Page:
“Batman v Superman” is a Super-Clunker

Zack Snyder's superhero match-up is bogged down by an incoherent plot, bad characterization and unimpressive action.

Eric Anderson, Staff Writer

“Whoever wins, we lose.”

This tagline may not actually be from the new DC Comics film “Batman v Superman: Dawn of Justice” (it actually comes from the 2004 film “Alien vs. Predator”), but it’s an appropriate one for it. Unfortunately, the “we” in the quote refers not to the people of Gotham City or Metropolis (though they suffer too) but to the audience in the cinema.

The sequel to 2013’s “Man of Steel,” the new film, released on March 25 and starring Henry Cavill, Ben Affleck, Jesse Eisenberg and (in a glorified cameo) Gal Gadot, sees Batman (Affleck) entering the fray after witnessing the destruction caused by Superman (Cavill) in his fight with General Zod at the end of the previous film. Convinced that the alien with god-like powers (there is no shortage of divine allusions in this film) cannot be endured if there is even a chance he could turn on them, the Caped Crusader vows to give the Man of Steel the fight of his life. Meanwhile, the villainous Lex Luthor (Eisenberg) concocts a dastardly scheme to unleash havoc on the world … for no real reason.

Characterization is a deep and pervasive flaw that penetrates nearly every major player in the film. Superman’s destructive tendencies continue to be a major issue and, in fact, appear to only get worse the second time around. The film treats “saving people” as a secondary goal for Superman, who never seems to realize any repercussions of his own actions (and if he does, he denies them). Batman, in sharp contrast to the character from the unrelated “Dark Knight” movies, is a killer, who brands criminals with his logo, guns down dozens of henchmen from his plane and even incinerates a man. Additionally, he contradicts himself drastically, at one point asserting that, “Men are still good,” yet spouting Cheney-esque rhetoric such as “If there is even a one percent chance that he is our enemy, we have to take that as an absolute certainty!”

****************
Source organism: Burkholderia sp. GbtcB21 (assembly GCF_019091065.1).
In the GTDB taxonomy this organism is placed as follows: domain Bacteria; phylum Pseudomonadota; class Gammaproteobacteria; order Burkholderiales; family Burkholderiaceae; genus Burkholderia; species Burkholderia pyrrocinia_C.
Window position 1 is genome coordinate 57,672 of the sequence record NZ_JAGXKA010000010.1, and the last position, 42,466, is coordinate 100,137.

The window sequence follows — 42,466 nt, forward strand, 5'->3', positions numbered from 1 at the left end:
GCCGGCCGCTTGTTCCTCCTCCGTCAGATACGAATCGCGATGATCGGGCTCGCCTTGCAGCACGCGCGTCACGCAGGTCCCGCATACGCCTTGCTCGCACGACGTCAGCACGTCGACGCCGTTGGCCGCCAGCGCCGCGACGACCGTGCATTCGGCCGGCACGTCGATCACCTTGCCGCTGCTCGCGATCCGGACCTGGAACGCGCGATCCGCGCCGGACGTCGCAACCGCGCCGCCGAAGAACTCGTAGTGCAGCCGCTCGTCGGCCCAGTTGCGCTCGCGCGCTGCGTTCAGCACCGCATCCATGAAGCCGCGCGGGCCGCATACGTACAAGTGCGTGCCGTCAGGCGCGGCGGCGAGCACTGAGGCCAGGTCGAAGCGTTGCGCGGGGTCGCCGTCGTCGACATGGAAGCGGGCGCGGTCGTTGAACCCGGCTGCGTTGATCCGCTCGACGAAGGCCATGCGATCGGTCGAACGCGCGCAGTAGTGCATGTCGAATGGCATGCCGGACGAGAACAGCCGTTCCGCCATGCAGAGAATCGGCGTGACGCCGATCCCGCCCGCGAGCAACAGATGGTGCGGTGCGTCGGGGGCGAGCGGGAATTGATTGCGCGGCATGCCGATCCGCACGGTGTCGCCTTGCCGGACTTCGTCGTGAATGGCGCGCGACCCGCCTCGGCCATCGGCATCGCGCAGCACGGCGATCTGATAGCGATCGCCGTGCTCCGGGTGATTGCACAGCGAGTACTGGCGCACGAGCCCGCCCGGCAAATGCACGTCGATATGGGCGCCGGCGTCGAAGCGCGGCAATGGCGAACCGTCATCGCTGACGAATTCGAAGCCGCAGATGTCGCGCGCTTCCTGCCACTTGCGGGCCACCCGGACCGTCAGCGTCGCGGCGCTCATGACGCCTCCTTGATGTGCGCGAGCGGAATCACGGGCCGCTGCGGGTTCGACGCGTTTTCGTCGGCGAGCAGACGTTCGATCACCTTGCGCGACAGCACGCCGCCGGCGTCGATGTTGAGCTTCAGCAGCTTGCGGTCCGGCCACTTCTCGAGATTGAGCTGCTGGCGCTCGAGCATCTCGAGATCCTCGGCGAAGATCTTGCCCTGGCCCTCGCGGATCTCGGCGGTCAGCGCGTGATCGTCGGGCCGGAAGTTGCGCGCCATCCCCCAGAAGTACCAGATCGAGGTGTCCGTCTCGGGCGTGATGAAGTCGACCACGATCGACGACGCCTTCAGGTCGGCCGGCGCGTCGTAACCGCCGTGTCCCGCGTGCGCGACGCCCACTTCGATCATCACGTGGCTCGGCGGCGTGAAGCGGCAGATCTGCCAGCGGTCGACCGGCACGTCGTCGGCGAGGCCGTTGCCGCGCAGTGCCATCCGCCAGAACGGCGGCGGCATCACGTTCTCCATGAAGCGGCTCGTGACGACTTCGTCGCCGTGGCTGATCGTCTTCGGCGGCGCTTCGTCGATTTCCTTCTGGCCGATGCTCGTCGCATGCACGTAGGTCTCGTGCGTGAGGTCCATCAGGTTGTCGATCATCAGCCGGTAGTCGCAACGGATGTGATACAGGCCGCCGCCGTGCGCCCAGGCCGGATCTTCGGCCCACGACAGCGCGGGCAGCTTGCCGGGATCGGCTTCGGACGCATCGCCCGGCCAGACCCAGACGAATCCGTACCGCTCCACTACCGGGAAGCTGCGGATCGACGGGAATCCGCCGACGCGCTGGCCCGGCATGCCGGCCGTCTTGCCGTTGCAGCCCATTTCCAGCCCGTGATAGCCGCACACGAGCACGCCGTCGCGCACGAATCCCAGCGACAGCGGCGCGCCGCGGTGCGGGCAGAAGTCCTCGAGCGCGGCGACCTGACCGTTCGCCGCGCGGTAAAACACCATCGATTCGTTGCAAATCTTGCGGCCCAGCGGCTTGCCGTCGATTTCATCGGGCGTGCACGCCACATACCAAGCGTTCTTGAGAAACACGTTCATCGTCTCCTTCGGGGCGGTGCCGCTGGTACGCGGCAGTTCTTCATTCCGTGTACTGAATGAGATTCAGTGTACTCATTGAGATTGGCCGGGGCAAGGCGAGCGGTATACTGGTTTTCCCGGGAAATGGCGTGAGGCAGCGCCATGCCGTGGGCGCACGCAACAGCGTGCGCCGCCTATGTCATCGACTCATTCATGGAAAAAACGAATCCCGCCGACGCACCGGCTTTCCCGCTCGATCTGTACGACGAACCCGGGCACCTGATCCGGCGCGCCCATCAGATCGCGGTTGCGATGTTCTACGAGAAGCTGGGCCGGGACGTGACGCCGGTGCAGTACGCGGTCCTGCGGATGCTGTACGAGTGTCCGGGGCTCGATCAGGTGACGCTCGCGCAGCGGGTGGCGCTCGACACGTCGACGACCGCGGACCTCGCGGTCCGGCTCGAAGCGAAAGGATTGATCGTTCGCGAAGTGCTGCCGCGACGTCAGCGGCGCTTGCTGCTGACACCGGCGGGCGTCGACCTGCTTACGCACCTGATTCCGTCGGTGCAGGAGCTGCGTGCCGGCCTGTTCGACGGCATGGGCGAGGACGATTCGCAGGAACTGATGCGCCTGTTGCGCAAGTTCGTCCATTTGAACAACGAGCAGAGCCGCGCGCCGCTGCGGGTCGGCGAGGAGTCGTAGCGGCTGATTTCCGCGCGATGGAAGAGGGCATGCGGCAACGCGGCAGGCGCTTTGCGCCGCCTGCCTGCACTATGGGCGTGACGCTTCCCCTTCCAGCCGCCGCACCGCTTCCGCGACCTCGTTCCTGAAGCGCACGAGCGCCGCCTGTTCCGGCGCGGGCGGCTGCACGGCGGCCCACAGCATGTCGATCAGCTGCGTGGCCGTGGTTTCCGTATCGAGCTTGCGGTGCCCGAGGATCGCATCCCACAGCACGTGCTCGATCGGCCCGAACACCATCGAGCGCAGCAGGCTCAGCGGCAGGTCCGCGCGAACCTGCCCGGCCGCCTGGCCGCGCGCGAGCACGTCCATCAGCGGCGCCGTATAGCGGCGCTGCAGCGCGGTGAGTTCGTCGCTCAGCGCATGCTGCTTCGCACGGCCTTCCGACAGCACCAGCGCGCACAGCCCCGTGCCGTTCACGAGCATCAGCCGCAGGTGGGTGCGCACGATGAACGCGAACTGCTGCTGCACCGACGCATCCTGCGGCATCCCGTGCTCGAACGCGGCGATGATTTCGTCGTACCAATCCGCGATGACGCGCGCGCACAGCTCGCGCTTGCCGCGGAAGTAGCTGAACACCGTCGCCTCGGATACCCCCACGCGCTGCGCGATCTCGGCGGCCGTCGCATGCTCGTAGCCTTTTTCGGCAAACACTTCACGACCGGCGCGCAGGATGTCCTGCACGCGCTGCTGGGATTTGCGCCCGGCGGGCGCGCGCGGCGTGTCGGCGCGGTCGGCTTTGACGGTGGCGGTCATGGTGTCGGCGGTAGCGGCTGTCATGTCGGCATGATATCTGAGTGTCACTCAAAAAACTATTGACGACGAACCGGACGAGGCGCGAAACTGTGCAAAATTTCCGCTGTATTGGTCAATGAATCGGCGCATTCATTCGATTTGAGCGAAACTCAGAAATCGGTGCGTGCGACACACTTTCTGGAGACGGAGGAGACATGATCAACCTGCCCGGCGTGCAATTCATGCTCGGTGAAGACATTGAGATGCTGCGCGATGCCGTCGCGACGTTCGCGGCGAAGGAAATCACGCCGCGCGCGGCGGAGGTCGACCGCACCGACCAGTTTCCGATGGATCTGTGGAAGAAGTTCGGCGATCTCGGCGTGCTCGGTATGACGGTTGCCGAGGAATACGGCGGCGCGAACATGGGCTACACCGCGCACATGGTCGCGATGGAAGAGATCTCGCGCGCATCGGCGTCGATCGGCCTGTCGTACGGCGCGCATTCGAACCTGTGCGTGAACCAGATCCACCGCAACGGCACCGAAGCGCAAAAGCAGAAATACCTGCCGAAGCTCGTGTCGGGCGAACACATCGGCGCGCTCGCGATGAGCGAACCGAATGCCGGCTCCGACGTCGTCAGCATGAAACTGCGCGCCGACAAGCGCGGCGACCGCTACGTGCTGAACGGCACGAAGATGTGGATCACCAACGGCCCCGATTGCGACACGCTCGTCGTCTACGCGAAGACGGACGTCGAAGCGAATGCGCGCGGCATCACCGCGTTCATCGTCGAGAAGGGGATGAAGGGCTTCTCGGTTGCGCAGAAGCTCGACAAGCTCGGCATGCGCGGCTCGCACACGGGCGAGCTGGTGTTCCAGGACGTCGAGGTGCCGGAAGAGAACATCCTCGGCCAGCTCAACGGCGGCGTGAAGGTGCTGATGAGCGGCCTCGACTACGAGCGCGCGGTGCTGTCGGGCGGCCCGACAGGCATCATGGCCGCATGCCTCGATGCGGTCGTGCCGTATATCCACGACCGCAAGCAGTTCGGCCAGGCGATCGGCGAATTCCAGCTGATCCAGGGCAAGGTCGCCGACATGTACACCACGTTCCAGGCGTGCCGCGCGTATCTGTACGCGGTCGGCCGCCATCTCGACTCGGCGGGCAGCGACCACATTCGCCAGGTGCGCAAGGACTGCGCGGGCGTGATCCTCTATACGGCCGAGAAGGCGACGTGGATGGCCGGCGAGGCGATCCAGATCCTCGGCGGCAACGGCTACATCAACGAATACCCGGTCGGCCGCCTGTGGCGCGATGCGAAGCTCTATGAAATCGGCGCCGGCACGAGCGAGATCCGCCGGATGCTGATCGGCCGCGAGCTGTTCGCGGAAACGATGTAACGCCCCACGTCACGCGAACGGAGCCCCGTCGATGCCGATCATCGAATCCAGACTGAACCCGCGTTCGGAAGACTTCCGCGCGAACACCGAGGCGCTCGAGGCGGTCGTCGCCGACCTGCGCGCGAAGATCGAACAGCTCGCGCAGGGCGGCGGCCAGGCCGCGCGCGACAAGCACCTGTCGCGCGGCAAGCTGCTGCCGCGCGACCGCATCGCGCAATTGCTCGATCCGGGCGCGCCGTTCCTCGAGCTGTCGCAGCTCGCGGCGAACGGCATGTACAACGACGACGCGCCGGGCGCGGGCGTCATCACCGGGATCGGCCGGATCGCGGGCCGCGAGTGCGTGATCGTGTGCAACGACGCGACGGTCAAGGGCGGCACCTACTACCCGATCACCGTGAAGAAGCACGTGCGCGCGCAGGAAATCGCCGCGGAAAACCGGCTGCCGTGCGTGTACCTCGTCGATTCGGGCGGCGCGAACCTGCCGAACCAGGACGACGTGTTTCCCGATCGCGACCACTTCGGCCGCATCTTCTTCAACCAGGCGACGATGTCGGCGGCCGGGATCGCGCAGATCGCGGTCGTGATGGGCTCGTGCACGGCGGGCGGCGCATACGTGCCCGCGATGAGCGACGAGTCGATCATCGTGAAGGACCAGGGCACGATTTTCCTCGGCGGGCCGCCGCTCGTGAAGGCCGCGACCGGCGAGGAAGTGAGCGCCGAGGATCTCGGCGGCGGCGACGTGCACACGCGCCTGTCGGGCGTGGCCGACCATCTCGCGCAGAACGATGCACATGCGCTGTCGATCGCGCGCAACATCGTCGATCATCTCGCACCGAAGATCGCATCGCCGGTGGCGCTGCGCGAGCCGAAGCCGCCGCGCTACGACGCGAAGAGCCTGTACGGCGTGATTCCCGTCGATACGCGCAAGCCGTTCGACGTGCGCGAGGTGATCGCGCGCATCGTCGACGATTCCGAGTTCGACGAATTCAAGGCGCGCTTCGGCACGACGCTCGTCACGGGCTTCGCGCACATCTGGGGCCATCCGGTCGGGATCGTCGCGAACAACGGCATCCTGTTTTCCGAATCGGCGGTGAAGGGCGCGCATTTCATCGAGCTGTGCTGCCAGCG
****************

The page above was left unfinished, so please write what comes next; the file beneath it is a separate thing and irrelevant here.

The other characters are no better. Eisenberg’s Luthor, meanwhile, is wholly lacking in motivation, and is instead treated as a whack job out to destroy Superman because it gives him the chance to say lots of silly dialogue such as “[Psychotic] is a three-syllable word for any thought too big for little minds.” It certainly doesn’t help that Eisenberg’s take on the role is a poor-man’s version of Heath Ledger’s Joker character from “The Dark Knight,” with none of the charisma or intimidation factor.

The much-hyped appearance of Gal Gadot’s Wonder Woman is little more than a cameo, and, despite a roaring guitar riff designed to convince you that you’re watching something exciting, incites little enthusiasm for her upcoming solo feature. Like Cavill, Gadot’s line delivery is frequently stunted and uninteresting, though much of that is the fault of the material. The only standout performances in the film are Affleck, who makes the most of his role to deliver the best scenes in the picture, and Holly Hunter, who does a commendable job in her supporting role as a Senator concerned about Superman’s antics.

The visual effects are nicely designed, but they don’t stand out much when all the fight scenes take place in the dark. “Man of Steel” could at least boast of crisp, visually beautiful action –”Batman v Superman” looks as dour as it feels. The fight scenes are underwhelming, and are not worth the nearly three-hour length of the film. If all you care about is the titular fight, you’re better off waiting for HBO, where you can just skip straight to the action.

Gone are the hope, excitement and heroic feats that made Richard Donner’s “Superman” a hit with audiences in 1978. Gone are the tension, genuine moral dilemmas, sinister villains and pulse-pounding action sequences that made Christopher Nolan’s “The Dark Knight” a sensation in 2008. “Batman v Superman” is a film that substitutes excitement with explosions, morals with murder, action with excess, tension with idiocy and optimism with terminal grimness. Snyder sacrifices all the elements of a good superhero story at the altar of fans who crave humorless, pseudo-“deep” depictions of superheroes punching each other.

If you are looking for tension and thrills, see “10 Cloverfield Lane.” If you are looking for superhero action, see “Deadpool.” If you need a movie for the kids, see “Zootopia.” This isn’t worth it. One can only hope that DC will improve from here – whether this is true will be seen with August’s “Suicide Squad,” which will see the return of Affleck’s Batman and the introduction of many of the comic character’s classic villains.